Jacksonville Jaguars general manager David Caldwell was first enamored with Marqise Lee during the receiver's freshman season at USC, but he knew he'd have to wait a while before he'd have a chance to draft him.
The wait on Friday night was a little more nerve-wracking.
Caldwell failed in his bid to trade up to the top pick in the second round (33rd overall) so he had to wait out the Jaguars' turn at 39 before they could grab Lee to help improve one of the league's worst offenses.
"We're excited," Caldwell said. "Obviously we had him highly rated. I think the whole country did. But for whatever reason this is a deep draft and sometimes players fall.
"This is a good draft with good players. Somebody's got to fall, right? And it just so happened that it (wide receiver) was a need for us."
It certainly was, considering the uncertain status of wide receiver Justin Blackmon, who is serving an indefinite suspension for his third violation of the NFL's substance-abuse policy. Caldwell said last week that the team wasn't planning on Blackmon playing in 2014, which left the offense without a No. 1 receiver.
Lee can certainly fill that role. He caught 248 passes for 3,655 yards and 29 touchdowns in three seasons with the Trojans. He caught 57 passes for 791 yards and four scores last year despite playing through a knee injury and quarterback issues. That followed a monster sophomore season in which he caught 118 passes for 1,721 yards and 14 touchdowns.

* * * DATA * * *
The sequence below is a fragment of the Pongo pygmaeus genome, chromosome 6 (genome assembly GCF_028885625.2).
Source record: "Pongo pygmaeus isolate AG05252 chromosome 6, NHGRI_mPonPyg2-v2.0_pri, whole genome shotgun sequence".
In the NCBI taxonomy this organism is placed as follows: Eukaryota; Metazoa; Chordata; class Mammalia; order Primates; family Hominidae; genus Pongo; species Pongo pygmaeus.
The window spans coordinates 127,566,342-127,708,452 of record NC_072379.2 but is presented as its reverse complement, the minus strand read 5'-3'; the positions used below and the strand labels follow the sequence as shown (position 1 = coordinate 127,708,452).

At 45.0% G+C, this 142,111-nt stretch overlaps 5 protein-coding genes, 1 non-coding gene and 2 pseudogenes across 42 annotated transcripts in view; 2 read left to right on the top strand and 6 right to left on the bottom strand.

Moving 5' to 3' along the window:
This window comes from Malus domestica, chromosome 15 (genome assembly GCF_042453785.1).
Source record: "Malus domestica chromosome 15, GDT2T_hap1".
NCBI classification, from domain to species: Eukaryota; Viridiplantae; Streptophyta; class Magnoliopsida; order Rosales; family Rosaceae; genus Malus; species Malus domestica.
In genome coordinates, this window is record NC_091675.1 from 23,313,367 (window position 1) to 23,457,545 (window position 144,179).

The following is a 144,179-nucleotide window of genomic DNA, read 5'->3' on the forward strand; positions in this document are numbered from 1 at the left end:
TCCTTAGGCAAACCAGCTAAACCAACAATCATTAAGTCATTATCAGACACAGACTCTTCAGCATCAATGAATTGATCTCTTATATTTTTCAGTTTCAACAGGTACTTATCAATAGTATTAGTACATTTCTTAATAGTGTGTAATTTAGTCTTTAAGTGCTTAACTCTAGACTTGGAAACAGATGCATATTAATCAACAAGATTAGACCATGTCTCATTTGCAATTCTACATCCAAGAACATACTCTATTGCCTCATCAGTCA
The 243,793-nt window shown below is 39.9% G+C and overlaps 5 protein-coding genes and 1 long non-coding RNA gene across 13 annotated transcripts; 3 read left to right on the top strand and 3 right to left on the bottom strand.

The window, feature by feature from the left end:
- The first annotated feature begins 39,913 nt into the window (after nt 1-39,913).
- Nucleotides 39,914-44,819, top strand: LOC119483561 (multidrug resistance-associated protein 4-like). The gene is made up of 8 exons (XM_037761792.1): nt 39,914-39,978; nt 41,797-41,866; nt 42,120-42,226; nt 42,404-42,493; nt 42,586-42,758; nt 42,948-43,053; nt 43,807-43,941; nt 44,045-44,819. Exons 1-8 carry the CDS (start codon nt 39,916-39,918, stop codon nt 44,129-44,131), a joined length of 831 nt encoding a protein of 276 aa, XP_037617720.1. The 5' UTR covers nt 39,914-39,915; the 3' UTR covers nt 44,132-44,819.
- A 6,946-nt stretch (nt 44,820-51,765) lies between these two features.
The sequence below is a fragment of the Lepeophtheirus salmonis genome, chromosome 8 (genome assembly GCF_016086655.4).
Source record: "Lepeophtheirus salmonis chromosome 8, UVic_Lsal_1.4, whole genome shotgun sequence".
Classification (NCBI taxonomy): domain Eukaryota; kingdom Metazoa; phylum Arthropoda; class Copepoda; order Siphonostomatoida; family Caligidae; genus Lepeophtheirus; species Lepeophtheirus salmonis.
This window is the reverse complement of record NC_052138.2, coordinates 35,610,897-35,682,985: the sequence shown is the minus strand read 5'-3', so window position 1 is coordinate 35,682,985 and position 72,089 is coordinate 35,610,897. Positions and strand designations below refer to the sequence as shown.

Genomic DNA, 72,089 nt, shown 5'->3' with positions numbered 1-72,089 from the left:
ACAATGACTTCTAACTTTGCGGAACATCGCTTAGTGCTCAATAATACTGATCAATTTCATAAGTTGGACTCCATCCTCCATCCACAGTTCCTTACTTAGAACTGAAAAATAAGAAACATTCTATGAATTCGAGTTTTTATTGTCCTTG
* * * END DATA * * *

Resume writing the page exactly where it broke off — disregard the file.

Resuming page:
"He's explosive," Caldwell said. "He can make defenders miss. He's very instinctive. He's got a feel for zones. He can separate in and out of breaks very well. When he gets the ball in his hands he's a threat to take it to the house.
"He's a playmaker and we need playmakers."
The Jaguars ranked 22nd in passing and 31st in total offense in the NFL in 2013. The hope is that the addition of Lee and quarterback Blake Bortles, the No. 3 overall pick Thursday, will improve those numbers significantly for years.
The 6-foot, 192-pound Lee, who said his drop into the second round will serve as motivation, is ready to do his part.
"I think my competitive nature [will help him thrive in the NFL]," he said. "I think I'm capable of getting it done."
The 6-foot-3, 212-pound Matthews helps fill the void left by the release of three-time Pro Bowl wideout DeSean Jackson. Matthews is the SEC's all-time leader in career receptions (262) and yards receiving (3,759).
Seattle was originally scheduled to pick at No. 40 before making a second draft trade, this time with Detroit. By moving back five spots, the Seahawks were still able to get a speedy receiver to add to their roster and help make up for the loss of Golden Tate in free agency.
Richardson missed the 2012 season with a knee injury. His rebound in 2013 was outstanding. Despite playing with a young quarterback, Richardson had a standout senior season with 83 catches for 1,343 yards and 10 touchdown catches. Three times he had at least 10 catches in a game, even as the Buffaloes were struggling through a 4-8 season.
Adams had 131 catches for 1,718 yards and 24 touchdowns last year in Fresno State's high-octane offense run by quarterback Derek Carr, himself selected in the second round by the Raiders.
Latimer had 72 catches for 1,096 yards and nine TDs for the Hoosiers last season. He finished his career with 135 receptions for 2,042 yards.
Information from The Associated Press was used in this report.